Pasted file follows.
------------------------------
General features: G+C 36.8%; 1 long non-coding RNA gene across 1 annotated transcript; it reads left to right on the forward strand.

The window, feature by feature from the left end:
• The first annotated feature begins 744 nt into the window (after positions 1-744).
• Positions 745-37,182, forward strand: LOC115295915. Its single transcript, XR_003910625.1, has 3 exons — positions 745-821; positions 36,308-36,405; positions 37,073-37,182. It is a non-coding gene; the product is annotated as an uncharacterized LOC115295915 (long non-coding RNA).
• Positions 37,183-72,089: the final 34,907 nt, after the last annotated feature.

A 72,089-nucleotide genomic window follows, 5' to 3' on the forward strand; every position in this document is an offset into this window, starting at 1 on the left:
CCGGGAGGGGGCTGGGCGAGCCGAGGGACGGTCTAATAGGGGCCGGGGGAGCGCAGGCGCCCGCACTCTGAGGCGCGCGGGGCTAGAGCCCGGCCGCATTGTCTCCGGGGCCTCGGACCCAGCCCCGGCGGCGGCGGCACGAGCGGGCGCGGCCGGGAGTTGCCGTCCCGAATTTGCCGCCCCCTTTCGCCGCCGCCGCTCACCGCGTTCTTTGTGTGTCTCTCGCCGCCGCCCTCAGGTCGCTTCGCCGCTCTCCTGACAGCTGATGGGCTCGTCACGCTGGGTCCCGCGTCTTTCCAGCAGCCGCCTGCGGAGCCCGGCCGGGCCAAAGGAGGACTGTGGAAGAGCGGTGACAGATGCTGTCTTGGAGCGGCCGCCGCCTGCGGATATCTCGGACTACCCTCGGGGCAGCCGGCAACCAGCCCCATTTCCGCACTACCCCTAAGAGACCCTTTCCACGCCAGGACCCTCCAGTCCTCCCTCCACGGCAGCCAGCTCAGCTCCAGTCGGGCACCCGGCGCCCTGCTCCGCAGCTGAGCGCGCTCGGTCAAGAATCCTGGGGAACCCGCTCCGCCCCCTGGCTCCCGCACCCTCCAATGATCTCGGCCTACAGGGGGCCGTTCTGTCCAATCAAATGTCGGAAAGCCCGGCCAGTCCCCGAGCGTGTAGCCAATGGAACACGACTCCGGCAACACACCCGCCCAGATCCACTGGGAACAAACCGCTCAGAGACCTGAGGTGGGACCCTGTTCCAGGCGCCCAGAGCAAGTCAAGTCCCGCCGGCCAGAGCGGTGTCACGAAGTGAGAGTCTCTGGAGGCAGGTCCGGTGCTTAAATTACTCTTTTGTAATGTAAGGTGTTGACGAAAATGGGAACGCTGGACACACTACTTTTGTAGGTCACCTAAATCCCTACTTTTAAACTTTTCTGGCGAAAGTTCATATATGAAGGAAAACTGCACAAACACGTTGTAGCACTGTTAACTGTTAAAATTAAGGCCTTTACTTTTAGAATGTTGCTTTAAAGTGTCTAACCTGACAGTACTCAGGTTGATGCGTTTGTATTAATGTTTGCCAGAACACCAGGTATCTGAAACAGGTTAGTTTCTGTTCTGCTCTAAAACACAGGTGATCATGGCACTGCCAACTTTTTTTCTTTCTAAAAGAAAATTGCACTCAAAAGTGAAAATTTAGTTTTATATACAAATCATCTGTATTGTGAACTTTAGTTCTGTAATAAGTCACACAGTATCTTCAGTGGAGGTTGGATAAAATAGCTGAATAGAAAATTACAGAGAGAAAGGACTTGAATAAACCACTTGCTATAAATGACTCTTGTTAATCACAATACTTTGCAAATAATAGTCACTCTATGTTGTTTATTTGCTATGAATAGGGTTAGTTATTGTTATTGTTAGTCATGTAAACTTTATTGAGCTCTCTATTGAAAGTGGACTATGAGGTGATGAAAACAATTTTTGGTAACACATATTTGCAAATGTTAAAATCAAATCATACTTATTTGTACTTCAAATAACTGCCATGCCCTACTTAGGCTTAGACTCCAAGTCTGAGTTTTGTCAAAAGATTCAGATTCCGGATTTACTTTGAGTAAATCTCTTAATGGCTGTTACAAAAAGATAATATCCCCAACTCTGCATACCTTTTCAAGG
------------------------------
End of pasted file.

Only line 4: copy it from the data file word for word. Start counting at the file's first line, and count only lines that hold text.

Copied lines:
• Positions 745-37,182, forward strand: LOC115295915. Its single transcript, XR_003910625.1, has 3 exons — positions 745-821; positions 36,308-36,405; positions 37,073-37,182. It is a non-coding gene; the product is annotated as an uncharacterized LOC115295915 (long non-coding RNA).